‘Batgirl’ Directors Tried to Pirate Movie Before HBO Max Locked Them Out of Servers

The creators behind HBO Max’s Batgirl say they were so stunned by the streamer’s decision to scrap the movie that they tried to log onto the server and record their work on a cellphone before their access was quickly revoked.

Directing duo Adil El Arbi and Bilall Fallah recounted how they learned the “shocking” and “painful” news in a video posted to their individual Instagram accounts Wednesday afternoon.

The movie was one of two upcoming feature-length projects that were sacrificed as the newly merged Warner Bros. Discovery is undergoing a vast corporate restructuring. By canceling and shelving the film, the conglomerate is able to write it off as a loss and lower its tax burden while it focuses on its sky-high debt.

In an interview for the YouTube channel SKRIPT posted on Monday, the directors said Warner execs assured them “it was not a talent problem from our part or the actress, or even the quality of the movie.”

The abrupt cancellation disappointed fans who were eagerly awaiting another entry in the DC Extended Universe. Shot entirely in Glasgow, to the chagrin of some local businesses, the film was also expected to serve as a star vehicle for singer Leslie Grace, who appeared in the pandemic-delayed musical In the Heights to positive reviews.

“I didn’t even realize that was a possibility,” El Arbi says of HBO Max’s decision. “It was as if we were [making] movie history right there.”

As previously reported, the directors—who were born in Belgium—were in Morocco for El Arbi’s wedding at the time. In Wednesday’s video, Fallah stops to acknowledge the terrible timing: “Congratulations, bro,” he tells his creative partner.

I didn’t even realize that was a possibility. It was as if we were [making] movie history right there.

When they got the call, Fallah was in Tetouan visiting his grandparents’ grave, while Fallah was an hour away in Tangier, enjoying his on-site honeymoon with his wife.

“Thank God that my beautiful superhero wife was there with me to support me through this time,” El Arbi says.

The duo were still putting the finishing touches on the superhero flick, they revealed, adding that they were missing all the visual effects and hadn’t yet completed the necessary re-shoots. With both of them out of the country for what was supposed to be a celebration, they tried to get hold of all their footage before the studio locked them out of the remote server that held their movie.

“I called, right away, Martin Walsh, the editor, and said, ‘Yo, you gotta pack up that shit, you know, backup—copy the movie,'” El Arbi says.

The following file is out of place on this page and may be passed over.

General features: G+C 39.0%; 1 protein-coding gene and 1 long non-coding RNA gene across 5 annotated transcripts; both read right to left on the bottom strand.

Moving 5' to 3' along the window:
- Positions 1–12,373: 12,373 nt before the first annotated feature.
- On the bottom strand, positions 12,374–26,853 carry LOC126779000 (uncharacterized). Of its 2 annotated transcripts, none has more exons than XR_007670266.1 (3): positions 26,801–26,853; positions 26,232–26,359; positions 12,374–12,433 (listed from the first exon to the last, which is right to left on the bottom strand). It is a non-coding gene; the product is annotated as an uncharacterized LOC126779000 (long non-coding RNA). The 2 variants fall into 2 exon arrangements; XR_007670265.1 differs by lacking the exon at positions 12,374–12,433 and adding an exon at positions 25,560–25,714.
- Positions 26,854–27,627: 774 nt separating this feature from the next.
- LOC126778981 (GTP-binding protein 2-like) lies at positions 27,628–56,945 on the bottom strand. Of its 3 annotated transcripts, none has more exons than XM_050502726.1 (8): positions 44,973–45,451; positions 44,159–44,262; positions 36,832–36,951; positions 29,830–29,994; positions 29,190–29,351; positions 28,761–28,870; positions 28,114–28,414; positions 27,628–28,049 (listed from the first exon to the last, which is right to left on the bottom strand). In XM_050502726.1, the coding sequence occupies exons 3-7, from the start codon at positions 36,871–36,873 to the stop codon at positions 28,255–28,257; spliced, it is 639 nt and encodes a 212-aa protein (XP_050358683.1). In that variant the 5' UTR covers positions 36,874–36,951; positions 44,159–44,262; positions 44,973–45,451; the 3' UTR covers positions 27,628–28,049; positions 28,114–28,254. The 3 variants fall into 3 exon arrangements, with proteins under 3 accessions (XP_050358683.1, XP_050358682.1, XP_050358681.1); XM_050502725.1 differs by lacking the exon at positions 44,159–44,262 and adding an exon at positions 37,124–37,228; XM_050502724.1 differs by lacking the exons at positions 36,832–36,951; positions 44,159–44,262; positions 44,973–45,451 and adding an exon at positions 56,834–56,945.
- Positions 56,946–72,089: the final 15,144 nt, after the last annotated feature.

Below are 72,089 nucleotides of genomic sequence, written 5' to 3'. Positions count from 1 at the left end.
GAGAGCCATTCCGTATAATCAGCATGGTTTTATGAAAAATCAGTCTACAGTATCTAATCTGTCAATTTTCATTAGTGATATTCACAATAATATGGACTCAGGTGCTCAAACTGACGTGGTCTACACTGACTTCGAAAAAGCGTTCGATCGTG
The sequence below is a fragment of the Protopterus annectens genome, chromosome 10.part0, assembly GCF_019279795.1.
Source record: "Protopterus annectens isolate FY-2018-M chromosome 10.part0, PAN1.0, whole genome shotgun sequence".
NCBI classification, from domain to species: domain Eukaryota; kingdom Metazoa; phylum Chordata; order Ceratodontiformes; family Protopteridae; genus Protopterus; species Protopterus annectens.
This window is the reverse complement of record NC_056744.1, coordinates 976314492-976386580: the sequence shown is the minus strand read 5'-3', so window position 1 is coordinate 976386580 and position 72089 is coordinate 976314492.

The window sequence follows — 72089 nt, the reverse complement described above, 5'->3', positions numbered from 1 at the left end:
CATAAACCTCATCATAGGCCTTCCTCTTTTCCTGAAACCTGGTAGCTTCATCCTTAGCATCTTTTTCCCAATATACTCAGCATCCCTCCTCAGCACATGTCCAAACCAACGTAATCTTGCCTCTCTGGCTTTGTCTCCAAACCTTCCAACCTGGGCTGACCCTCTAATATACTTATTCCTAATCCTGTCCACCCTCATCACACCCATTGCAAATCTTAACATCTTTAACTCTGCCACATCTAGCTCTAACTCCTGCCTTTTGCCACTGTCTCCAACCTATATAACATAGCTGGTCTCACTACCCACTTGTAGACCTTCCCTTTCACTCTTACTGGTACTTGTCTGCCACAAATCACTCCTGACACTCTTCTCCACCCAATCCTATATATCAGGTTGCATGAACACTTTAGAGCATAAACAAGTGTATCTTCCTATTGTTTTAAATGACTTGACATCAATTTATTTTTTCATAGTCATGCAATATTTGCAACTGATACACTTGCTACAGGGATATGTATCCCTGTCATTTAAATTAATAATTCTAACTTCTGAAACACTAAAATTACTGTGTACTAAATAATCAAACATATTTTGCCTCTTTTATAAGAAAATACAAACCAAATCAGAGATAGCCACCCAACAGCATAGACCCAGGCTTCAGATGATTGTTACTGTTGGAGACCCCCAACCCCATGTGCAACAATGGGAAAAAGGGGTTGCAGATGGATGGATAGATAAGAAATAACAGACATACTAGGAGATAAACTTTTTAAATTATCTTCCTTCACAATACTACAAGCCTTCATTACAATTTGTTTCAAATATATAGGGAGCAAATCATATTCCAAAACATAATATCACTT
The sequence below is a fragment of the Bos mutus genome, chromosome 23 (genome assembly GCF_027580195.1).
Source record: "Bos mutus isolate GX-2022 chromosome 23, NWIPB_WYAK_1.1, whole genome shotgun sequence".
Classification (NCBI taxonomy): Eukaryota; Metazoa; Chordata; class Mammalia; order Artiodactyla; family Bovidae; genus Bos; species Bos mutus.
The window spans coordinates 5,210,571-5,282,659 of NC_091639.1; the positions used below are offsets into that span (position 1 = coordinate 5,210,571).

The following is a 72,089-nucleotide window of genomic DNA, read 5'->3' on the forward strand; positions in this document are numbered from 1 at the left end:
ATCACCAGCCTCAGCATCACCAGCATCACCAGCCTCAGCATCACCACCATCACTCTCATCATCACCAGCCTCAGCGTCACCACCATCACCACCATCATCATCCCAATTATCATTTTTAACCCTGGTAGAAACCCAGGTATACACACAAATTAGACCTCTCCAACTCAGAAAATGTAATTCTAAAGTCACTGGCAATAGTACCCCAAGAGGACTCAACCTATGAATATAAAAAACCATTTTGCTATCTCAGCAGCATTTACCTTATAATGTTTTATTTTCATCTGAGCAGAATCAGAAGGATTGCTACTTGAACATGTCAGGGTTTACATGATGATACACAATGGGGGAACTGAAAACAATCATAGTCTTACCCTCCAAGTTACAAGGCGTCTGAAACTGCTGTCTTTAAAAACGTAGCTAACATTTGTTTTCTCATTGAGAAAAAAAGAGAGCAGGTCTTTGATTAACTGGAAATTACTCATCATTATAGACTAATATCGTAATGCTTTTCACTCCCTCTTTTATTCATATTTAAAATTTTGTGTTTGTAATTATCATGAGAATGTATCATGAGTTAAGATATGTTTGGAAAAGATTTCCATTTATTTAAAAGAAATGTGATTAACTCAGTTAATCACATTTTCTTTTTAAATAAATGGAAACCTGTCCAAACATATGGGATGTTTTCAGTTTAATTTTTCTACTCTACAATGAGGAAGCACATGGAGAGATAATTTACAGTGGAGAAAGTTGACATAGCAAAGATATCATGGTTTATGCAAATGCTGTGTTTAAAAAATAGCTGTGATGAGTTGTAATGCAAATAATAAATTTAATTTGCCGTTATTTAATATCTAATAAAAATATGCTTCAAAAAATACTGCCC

Bilal adds: “Then Adil called me and said, ‘Yo, yo, shoot it on your phone!’ So I went on the server and everything was blocked.”

El Arbi quickly apologized for his unsuccessful attempt at “piracy.”

“That was not the right thing to do, but I was panicking, you know,” he says.

When the axing first became public, a source close to the directors told The Daily Beast that it was all due to money. The film was conceived as a direct-to-streaming movie, meaning that the production was far less flashy, though not that much less expensive, than that of a theatrical film. It’s a strategy that Warner Bros. Discovery CEO David Zaslav finds very little justification for, considering that putting movies online draws significantly less revenue than putting them on the big screen. That’s a problem, because Zaslav is charged with lowering Warner’s $50 billion debt, a priority that has led to massive layoffs at HBO Max and the outright removal of many shows from the platform as it pursues more tax write-downs and the slashing of residuals.

“It’s the final fuck you to Jason Kilar. This is not about art, it’s about financial engineering,” a source told The Daily Beast earlier this month. “It’s not a $90 million movie, it’s $60 to $70 million,” he added, disputing the reports about the movie’s total cost. “It was built as a small movie for the streamer. To do it theatrically, they’d have to spend another $40 million in special effects and making it bigger, and even more money in marketing and distribution.”

Grace, for her part, addressed the cancellation in an Instagram post on Aug. 3.

“On the heels of the recent news about our movie ‘Batgirl,’ I am proud of the love, hard work and intention all of our incredible cast and tireless crew put into this film over 7 months in Scotland,” she wrote. “To every Batgirl fan – THANK YOU for the love and belief, allowing me to take on the cape and become, as Babs said best, ‘my own damn hero!'”

A few industry insiders will be lucky enough to get a sneak peek of the Batgirl cut at secret “funeral screenings” on the Warner Bros. lot this week, according to The Hollywood Reporter.


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